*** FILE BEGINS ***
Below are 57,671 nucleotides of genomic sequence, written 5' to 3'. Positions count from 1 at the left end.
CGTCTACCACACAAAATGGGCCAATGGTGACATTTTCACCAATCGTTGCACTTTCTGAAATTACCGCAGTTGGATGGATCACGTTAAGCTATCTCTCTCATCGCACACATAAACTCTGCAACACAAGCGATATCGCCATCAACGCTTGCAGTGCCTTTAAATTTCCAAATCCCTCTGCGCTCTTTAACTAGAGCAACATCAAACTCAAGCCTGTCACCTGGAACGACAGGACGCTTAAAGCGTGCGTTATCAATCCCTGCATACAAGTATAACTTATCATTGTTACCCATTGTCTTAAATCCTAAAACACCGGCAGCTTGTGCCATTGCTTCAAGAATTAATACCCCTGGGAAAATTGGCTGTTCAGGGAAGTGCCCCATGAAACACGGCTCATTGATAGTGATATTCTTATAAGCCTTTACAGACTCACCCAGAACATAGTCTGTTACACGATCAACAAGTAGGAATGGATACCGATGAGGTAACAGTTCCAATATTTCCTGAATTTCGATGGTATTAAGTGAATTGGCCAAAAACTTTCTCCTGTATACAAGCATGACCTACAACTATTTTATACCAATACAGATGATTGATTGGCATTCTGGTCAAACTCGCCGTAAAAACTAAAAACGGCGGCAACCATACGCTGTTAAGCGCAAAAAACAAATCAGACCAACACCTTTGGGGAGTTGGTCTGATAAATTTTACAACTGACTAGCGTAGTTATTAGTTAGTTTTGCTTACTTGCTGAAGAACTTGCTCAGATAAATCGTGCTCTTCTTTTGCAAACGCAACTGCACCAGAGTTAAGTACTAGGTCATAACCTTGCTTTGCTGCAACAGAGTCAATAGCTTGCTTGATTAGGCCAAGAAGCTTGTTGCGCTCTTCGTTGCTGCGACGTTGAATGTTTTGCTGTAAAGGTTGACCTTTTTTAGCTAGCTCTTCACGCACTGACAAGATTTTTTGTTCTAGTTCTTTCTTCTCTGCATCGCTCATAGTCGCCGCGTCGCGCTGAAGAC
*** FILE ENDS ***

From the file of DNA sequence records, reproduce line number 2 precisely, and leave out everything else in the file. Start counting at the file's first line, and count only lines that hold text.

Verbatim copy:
CGTCTACCACACAAAATGGGCCAATGGTGACATTTTCACCAATCGTTGCACTTTCTGAAATTACCGCAGTTGGATGGATCACGTTAAGCTATCTCTCTCATCGCACACATAAACTCTGCAACACAAGCGATATCGCCATCAACGCTTGCAGTGCCTTTAAATTTCCAAATCCCTCTGCGCTCTTTAACTAGAGCAACATCAAACTCAAGCCTGTCACCTGGAACGACAGGACGCTTAAAGCGTGCGTTATCAATCCCTGCATACAAGTATAACTTATCATTGTTACCCATTGTCTTAAATCCTAAAACACCGGCAGCTTGTGCCATTGCTTCAAGAATTAATACCCCTGGGAAAATTGGCTGTTCAGGGAAGTGCCCCATGAAACACGGCTCATTGATAGTGATATTCTTATAAGCCTTTACAGACTCACCCAGAACATAGTCTGTTACACGATCAACAAGTAGGAATGGATACCGATGAGGTAACAGTTCCAATATTTCCTGAATTTCGATGGTATTAAGTGAATTGGCCAAAAACTTTCTCCTGTATACAAGCATGACCTACAACTATTTTATACCAATACAGATGATTGATTGGCATTCTGGTCAAACTCGCCGTAAAAACTAAAAACGGCGGCAACCATACGCTGTTAAGCGCAAAAAACAAATCAGACCAACACCTTTGGGGAGTTGGTCTGATAAATTTTACAACTGACTAGCGTAGTTATTAGTTAGTTTTGCTTACTTGCTGAAGAACTTGCTCAGATAAATCGTGCTCTTCTTTTGCAAACGCAACTGCACCAGAGTTAAGTACTAGGTCATAACCTTGCTTTGCTGCAACAGAGTCAATAGCTTGCTTGATTAGGCCAAGAAGCTTGTTGCGCTCTTCGTTGCTGCGACGTTGAATGTTTTGCTGTAAAGGTTGACCTTTTTTAGCTAGCTCTTCACGCACTGACAAGATTTTTTGTTCTAGTTCTTTCTTCTCTGCATCGCTCATAGTCGCCGCGTCGCGCTGAAGAC